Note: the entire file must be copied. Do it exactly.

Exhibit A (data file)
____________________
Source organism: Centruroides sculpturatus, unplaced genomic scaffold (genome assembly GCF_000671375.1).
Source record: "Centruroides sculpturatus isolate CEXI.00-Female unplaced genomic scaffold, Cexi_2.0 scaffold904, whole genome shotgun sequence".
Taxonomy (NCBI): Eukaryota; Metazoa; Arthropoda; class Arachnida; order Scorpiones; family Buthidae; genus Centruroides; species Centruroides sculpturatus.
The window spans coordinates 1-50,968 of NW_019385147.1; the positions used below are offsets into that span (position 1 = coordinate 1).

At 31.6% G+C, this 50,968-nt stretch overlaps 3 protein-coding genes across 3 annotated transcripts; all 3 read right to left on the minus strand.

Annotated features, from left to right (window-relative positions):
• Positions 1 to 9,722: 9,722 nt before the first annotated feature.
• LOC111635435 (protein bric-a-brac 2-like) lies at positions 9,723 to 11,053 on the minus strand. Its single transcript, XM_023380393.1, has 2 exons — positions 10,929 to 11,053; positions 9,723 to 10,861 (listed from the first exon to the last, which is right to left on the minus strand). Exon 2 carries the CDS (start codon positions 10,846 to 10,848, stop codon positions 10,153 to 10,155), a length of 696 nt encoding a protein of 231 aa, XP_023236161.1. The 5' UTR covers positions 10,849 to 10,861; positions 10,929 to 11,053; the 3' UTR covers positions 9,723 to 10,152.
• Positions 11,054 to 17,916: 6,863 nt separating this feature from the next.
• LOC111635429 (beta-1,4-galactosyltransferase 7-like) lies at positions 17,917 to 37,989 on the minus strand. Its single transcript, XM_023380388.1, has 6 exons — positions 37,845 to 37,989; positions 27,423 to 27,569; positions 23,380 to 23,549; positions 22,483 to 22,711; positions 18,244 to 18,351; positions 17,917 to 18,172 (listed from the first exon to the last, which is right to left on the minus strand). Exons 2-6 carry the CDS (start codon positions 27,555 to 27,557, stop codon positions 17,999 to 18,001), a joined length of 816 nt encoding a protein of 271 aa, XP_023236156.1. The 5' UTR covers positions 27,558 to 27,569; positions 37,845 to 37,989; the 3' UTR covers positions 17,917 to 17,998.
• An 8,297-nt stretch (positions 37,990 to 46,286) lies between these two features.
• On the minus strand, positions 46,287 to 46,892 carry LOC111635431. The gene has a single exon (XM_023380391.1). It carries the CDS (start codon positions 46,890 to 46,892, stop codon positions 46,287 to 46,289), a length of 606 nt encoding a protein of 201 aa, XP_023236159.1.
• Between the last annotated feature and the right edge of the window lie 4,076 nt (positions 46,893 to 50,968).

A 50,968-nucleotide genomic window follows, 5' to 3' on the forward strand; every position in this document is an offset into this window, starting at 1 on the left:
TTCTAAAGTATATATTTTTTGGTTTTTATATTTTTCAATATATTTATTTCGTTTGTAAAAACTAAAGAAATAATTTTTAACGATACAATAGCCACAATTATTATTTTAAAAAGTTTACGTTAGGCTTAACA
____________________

Source organism: Centruroides sculpturatus, unplaced genomic scaffold (genome assembly GCF_000671375.1).
Source record: "Centruroides sculpturatus isolate CEXI.00-Female unplaced genomic scaffold, Cexi_2.0 scaffold904, whole genome shotgun sequence".
Taxonomy (NCBI): Eukaryota; Metazoa; Arthropoda; class Arachnida; order Scorpiones; family Buthidae; genus Centruroides; species Centruroides sculpturatus.
The window spans coordinates 1-50,968 of NW_019385147.1; the positions used below are offsets into that span (position 1 = coordinate 1).

At 31.6% G+C, this 50,968-nt stretch overlaps 3 protein-coding genes across 3 annotated transcripts; all 3 read right to left on the minus strand.

Annotated features, from left to right (window-relative positions):
• Positions 1 to 9,722: 9,722 nt before the first annotated feature.
• LOC111635435 (protein bric-a-brac 2-like) lies at positions 9,723 to 11,053 on the minus strand. Its single transcript, XM_023380393.1, has 2 exons — positions 10,929 to 11,053; positions 9,723 to 10,861 (listed from the first exon to the last, which is right to left on the minus strand). Exon 2 carries the CDS (start codon positions 10,846 to 10,848, stop codon positions 10,153 to 10,155), a length of 696 nt encoding a protein of 231 aa, XP_023236161.1. The 5' UTR covers positions 10,849 to 10,861; positions 10,929 to 11,053; the 3' UTR covers positions 9,723 to 10,152.
• Positions 11,054 to 17,916: 6,863 nt separating this feature from the next.
• LOC111635429 (beta-1,4-galactosyltransferase 7-like) lies at positions 17,917 to 37,989 on the minus strand. Its single transcript, XM_023380388.1, has 6 exons — positions 37,845 to 37,989; positions 27,423 to 27,569; positions 23,380 to 23,549; positions 22,483 to 22,711; positions 18,244 to 18,351; positions 17,917 to 18,172 (listed from the first exon to the last, which is right to left on the minus strand). Exons 2-6 carry the CDS (start codon positions 27,555 to 27,557, stop codon positions 17,999 to 18,001), a joined length of 816 nt encoding a protein of 271 aa, XP_023236156.1. The 5' UTR covers positions 27,558 to 27,569; positions 37,845 to 37,989; the 3' UTR covers positions 17,917 to 17,998.
• An 8,297-nt stretch (positions 37,990 to 46,286) lies between these two features.
• On the minus strand, positions 46,287 to 46,892 carry LOC111635431. The gene has a single exon (XM_023380391.1). It carries the CDS (start codon positions 46,890 to 46,892, stop codon positions 46,287 to 46,289), a length of 606 nt encoding a protein of 201 aa, XP_023236159.1.
• Between the last annotated feature and the right edge of the window lie 4,076 nt (positions 46,893 to 50,968).

A 50,968-nucleotide genomic window follows, 5' to 3' on the forward strand; every position in this document is an offset into this window, starting at 1 on the left:
TTCTAAAGTATATATTTTTTGGTTTTTATATTTTTCAATATATTTATTTCGTTTGTAAAAACTAAAGAAATAATTTTTAACGATACAATAGCCACAATTATTATTTTAAAAAGTTTACGTTAGGCTTAACA